Cite this article:

  • Gerome H. Bautista, Dominga C. Valtoribio. An Assessment of Grade 8 Geometry Teaching Guide of the K to 12 Basic Education Program Based on Van Hiele Model of Geometric Thinking and Department of Education’s Standards. American Journal of Educational Research. Vol. 4, No. 18, 2016, pp 1281-1284. http://pubs.sciepub.com/education/4/18/6
  • Bautista, Gerome H., and Dominga C. Valtoribio. "An Assessment of Grade 8 Geometry Teaching Guide of the K to 12 Basic Education Program Based on Van Hiele Model of Geometric Thinking and Department of Education’s Standards." American Journal of Educational Research 4.18 (2016): 1281-1284.
  • Bautista, G. H. , & Valtoribio, D. C. (2016). An Assessment of Grade 8 Geometry Teaching Guide of the K to 12 Basic Education Program Based on Van Hiele Model of Geometric Thinking and Department of Education’s Standards. American Journal of Educational Research, 4(18), 1281-1284.
  • Bautista, Gerome H., and Dominga C. Valtoribio. "An Assessment of Grade 8 Geometry Teaching Guide of the K to 12 Basic Education Program Based on Van Hiele Model of Geometric Thinking and Department of Education’s Standards." American Journal of Educational Research 4, no. 18 (2016): 1281-1284.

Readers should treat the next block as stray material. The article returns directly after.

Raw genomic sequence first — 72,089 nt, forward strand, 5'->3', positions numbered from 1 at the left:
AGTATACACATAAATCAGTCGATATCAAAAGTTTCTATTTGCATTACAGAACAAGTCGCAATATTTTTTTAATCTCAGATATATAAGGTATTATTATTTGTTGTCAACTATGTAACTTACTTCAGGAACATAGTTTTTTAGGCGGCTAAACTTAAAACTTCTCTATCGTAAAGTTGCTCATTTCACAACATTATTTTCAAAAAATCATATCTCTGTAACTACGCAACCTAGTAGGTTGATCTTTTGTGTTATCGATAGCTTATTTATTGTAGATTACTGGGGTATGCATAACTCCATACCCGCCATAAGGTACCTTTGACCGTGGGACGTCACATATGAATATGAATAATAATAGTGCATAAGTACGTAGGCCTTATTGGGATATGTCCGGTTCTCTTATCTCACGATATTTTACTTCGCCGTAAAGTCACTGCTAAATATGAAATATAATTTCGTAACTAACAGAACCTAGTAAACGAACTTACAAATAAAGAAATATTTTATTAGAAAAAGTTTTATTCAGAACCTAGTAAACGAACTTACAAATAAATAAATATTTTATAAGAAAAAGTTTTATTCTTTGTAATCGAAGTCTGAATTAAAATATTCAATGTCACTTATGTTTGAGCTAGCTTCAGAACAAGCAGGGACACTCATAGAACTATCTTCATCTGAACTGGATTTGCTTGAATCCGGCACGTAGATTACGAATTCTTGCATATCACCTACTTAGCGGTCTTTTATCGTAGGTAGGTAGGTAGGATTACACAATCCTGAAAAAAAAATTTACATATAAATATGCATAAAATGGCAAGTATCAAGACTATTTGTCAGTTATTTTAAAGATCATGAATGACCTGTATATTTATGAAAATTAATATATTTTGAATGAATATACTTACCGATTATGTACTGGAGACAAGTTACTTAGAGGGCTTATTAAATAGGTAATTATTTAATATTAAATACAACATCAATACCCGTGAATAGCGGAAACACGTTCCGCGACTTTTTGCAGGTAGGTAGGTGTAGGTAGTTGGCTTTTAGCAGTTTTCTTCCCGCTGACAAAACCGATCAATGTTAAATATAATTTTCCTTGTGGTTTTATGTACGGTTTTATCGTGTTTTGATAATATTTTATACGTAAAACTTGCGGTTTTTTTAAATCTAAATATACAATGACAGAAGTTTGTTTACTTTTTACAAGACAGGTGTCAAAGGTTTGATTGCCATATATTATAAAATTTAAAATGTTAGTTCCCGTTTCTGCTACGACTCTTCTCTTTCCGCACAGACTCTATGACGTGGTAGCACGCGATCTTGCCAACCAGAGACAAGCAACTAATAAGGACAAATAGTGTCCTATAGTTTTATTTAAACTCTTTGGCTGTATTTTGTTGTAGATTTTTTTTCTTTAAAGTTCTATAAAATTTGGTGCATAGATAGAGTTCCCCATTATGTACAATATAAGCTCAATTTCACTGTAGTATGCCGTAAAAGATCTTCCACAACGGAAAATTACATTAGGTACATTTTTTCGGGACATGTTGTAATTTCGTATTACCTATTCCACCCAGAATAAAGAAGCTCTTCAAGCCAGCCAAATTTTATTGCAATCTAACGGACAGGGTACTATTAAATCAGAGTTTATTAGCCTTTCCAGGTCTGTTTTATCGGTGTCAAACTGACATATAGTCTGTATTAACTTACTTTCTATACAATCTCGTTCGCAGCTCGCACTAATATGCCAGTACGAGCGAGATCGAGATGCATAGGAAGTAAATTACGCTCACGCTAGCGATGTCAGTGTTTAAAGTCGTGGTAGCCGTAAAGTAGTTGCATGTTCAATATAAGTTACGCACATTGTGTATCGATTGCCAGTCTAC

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1. Introduction

The K to 12 Basic Education Program in the Philippines has been implemented by the Department of Education since the school year 2012-2013. The new mathematics curriculum of the program has provided new directions for mathematics instruction. The aim of the curriculum to develop the students’ critical thinking and problem solving capabilities demands comprehensive teaching strategies reflecting rigorous curriculum, well-defined set of high order thinking skills and learning process which require the use of appropriate tools [4]. To achieve such aim, DepEd created teaching guides for teachers to use and follow. Last Summer 2013, Grade 8 teachers were given the opportunity to use the guides.